Most credit unions in the United States don’t require a healthy credit score for enrollment. Credit checks are instead performed to ensure a potential member will not cause problems for the institution, i.e. credit fraud. Nonetheless, a high credit score will better serve the member of the institution rather than the institution itself. Falling behind on car payments, rent or student loans can affect your score if the payment is more than 30 days late or longer depending on which institution you owe. Why should you keep your score high? The following reasons could very well convince you to.
These days, almost all businesses and/or corporations perform criminal background checks on interviewees to ensure that they aren’t hiring a criminal (if the job requires having a clean record). Some also perform credit checks. Why? The reason varies by industry. You can bet that a banking or credit institution will perform one to make sure whoever they’re considering to fill a position is not at risk of committing fraud. They also look to see how responsible you are with your money by viewing your payment history. A low score may be seen as you having trouble keeping up with payments, thus, appearing as a risk for the company as an employee.
Starting A Business Or Buying A Home/Car
Let’s say a recently married couple plans to purchase their first home but are turned down by their bank when attempting to apply for a loan. The bank informs them that both of their credit scores are so low that the institution can’t risk doing business with them due to their questionable money-handling skills. The same can happen for someone starting a business or purchasing a vehicle. The institution surely will not risk their money on someone who may have trouble repaying it.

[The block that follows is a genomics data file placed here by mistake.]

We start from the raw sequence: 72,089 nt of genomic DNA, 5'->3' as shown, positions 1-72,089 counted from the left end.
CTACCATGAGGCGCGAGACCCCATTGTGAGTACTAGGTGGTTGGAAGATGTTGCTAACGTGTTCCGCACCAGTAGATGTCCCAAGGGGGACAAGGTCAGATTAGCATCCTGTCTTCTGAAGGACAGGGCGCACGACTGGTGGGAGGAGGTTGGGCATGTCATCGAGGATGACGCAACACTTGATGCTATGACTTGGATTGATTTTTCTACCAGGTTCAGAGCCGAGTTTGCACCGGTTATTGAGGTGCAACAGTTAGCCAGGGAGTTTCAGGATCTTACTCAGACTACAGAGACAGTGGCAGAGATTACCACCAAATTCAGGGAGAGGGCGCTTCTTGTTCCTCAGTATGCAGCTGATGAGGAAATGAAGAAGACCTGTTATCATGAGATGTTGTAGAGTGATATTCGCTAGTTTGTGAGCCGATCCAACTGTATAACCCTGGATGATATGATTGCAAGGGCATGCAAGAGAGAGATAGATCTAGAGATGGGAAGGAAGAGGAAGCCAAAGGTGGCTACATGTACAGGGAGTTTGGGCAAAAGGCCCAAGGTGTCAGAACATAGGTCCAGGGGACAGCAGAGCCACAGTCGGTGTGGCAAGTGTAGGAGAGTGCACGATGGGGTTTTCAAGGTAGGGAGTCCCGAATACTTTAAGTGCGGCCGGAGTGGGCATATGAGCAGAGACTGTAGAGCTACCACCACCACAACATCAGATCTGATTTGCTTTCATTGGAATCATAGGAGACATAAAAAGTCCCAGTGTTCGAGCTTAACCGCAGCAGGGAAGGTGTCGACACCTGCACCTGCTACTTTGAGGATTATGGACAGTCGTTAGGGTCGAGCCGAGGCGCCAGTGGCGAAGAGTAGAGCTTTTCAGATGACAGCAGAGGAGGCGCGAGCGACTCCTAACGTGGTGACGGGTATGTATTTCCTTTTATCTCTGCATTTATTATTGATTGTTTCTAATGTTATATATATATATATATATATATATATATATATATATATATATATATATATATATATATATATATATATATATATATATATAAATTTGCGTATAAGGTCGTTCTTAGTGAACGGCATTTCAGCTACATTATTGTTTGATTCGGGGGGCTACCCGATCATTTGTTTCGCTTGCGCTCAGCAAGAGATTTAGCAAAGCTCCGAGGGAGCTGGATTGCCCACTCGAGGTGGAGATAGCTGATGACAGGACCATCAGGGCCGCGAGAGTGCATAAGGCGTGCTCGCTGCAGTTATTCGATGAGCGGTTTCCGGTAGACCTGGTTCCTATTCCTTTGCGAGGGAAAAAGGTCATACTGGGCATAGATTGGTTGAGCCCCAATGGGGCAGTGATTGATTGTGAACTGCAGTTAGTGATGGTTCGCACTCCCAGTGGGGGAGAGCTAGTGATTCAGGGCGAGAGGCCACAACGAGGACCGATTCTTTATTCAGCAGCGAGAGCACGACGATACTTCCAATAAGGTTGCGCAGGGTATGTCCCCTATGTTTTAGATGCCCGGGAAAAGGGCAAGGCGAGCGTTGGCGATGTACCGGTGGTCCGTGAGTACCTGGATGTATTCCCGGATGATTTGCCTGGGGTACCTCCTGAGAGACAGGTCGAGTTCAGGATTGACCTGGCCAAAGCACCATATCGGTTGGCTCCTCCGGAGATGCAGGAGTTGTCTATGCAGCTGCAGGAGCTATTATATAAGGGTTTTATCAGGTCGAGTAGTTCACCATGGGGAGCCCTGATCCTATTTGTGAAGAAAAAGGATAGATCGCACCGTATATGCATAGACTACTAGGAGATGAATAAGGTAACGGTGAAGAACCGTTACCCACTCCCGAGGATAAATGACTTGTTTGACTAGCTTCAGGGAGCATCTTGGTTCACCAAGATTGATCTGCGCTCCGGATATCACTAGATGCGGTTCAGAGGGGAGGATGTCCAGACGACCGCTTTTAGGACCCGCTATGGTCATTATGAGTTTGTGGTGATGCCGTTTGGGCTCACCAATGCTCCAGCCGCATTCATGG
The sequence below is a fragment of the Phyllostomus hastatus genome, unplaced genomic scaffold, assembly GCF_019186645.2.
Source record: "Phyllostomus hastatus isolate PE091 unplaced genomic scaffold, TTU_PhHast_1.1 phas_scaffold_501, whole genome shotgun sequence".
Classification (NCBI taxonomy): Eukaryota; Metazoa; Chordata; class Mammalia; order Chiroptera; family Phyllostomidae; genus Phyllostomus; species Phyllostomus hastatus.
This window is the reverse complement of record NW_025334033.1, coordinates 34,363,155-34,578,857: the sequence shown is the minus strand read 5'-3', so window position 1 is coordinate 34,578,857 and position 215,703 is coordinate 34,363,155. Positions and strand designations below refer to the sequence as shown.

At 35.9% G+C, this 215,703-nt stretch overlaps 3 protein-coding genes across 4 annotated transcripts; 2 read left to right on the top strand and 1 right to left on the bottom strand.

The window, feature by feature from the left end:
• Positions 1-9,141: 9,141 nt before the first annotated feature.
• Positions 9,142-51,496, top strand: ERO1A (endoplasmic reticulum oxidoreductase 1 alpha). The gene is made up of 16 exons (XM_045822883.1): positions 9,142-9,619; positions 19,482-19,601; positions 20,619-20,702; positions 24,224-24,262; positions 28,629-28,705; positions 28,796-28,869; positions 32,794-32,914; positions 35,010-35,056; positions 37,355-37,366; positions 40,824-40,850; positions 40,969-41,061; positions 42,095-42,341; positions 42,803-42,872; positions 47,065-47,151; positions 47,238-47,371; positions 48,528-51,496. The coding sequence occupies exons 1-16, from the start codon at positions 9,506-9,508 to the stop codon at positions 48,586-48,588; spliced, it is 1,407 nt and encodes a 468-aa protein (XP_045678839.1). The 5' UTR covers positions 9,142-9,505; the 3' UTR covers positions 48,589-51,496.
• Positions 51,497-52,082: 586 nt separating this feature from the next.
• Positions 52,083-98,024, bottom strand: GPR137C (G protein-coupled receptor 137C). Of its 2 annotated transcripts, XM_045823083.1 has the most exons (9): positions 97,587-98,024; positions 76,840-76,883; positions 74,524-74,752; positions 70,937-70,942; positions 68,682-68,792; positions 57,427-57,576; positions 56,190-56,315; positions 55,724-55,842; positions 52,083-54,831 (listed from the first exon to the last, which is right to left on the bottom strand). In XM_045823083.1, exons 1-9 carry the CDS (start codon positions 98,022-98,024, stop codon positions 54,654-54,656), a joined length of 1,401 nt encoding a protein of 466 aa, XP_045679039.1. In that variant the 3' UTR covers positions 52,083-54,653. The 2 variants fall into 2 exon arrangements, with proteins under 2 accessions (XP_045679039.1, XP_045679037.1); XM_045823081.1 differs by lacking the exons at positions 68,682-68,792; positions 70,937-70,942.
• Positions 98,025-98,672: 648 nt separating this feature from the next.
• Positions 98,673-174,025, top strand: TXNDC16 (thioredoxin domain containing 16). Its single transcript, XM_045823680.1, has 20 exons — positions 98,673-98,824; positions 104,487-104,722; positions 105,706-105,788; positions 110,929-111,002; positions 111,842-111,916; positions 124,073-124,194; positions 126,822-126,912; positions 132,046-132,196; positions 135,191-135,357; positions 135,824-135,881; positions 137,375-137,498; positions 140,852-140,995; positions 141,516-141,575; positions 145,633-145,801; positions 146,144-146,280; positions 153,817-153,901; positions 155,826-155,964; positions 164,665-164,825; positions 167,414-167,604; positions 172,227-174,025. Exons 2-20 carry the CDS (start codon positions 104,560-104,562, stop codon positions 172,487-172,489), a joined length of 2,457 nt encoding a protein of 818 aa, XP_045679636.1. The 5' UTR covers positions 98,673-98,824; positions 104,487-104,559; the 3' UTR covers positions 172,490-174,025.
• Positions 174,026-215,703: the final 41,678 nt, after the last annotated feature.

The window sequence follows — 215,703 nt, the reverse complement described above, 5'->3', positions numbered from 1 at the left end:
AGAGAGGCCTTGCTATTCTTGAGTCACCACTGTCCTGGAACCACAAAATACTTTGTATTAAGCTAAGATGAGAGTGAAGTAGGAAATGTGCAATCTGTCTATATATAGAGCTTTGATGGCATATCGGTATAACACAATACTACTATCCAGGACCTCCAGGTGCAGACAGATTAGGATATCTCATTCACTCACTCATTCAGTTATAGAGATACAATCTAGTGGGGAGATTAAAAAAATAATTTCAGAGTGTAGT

If you’re planning on attending college courses, your first step would be seeking financial assistance if no other option to pay for school exists. Federal student loans (Stafford or Perkins) don’t require credit score checks in order to take a loan out with them. Doing business with a private loan company is a different story. Depending on the level of your score determines how much interest will be paid over the years following your graduation. If the score is severely low, the provider may deny your request for a loan all together.
Insurance premiums are determined by an applicant’s credit history in most states. It’s possible that your low credit score may result in an insurance risk. A high score typically correlates with a lower premium price and vice versa.
If you’re interested in leaving your banking institution to join a trusted credit union, contact the Valley Federal Credit Union main branch at 956.546.3108 or any of our other locations near you.